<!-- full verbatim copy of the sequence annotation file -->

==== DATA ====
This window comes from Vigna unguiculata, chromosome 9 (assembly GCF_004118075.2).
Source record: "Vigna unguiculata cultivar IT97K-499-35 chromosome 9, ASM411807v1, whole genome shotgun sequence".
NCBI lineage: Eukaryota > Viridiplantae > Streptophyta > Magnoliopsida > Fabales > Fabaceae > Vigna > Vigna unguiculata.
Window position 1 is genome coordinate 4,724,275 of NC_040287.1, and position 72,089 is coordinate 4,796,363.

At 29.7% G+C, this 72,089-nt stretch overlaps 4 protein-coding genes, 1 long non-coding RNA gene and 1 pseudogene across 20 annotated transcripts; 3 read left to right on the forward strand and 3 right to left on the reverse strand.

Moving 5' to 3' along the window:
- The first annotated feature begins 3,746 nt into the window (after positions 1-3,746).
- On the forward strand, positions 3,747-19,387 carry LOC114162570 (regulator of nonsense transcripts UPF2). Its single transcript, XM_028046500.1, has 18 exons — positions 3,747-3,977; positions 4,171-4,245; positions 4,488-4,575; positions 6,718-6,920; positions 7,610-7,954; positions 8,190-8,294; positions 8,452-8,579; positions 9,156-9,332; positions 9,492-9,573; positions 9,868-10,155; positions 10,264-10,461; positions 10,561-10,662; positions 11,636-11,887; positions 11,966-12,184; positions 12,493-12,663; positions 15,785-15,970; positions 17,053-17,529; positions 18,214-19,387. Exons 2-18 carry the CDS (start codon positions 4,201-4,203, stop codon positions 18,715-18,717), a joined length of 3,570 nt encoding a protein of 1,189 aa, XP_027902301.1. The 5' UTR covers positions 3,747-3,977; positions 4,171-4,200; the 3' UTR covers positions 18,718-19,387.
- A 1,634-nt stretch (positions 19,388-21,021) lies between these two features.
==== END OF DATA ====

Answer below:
This window comes from Vigna unguiculata, chromosome 9 (assembly GCF_004118075.2).
Source record: "Vigna unguiculata cultivar IT97K-499-35 chromosome 9, ASM411807v1, whole genome shotgun sequence".
NCBI lineage: Eukaryota > Viridiplantae > Streptophyta > Magnoliopsida > Fabales > Fabaceae > Vigna > Vigna unguiculata.
Window position 1 is genome coordinate 4,724,275 of NC_040287.1, and position 72,089 is coordinate 4,796,363.

At 29.7% G+C, this 72,089-nt stretch overlaps 4 protein-coding genes, 1 long non-coding RNA gene and 1 pseudogene across 20 annotated transcripts; 3 read left to right on the forward strand and 3 right to left on the reverse strand.

Moving 5' to 3' along the window:
- The first annotated feature begins 3,746 nt into the window (after positions 1-3,746).
- On the forward strand, positions 3,747-19,387 carry LOC114162570 (regulator of nonsense transcripts UPF2). Its single transcript, XM_028046500.1, has 18 exons — positions 3,747-3,977; positions 4,171-4,245; positions 4,488-4,575; positions 6,718-6,920; positions 7,610-7,954; positions 8,190-8,294; positions 8,452-8,579; positions 9,156-9,332; positions 9,492-9,573; positions 9,868-10,155; positions 10,264-10,461; positions 10,561-10,662; positions 11,636-11,887; positions 11,966-12,184; positions 12,493-12,663; positions 15,785-15,970; positions 17,053-17,529; positions 18,214-19,387. Exons 2-18 carry the CDS (start codon positions 4,201-4,203, stop codon positions 18,715-18,717), a joined length of 3,570 nt encoding a protein of 1,189 aa, XP_027902301.1. The 5' UTR covers positions 3,747-3,977; positions 4,171-4,200; the 3' UTR covers positions 18,718-19,387.
- A 1,634-nt stretch (positions 19,388-21,021) lies between these two features.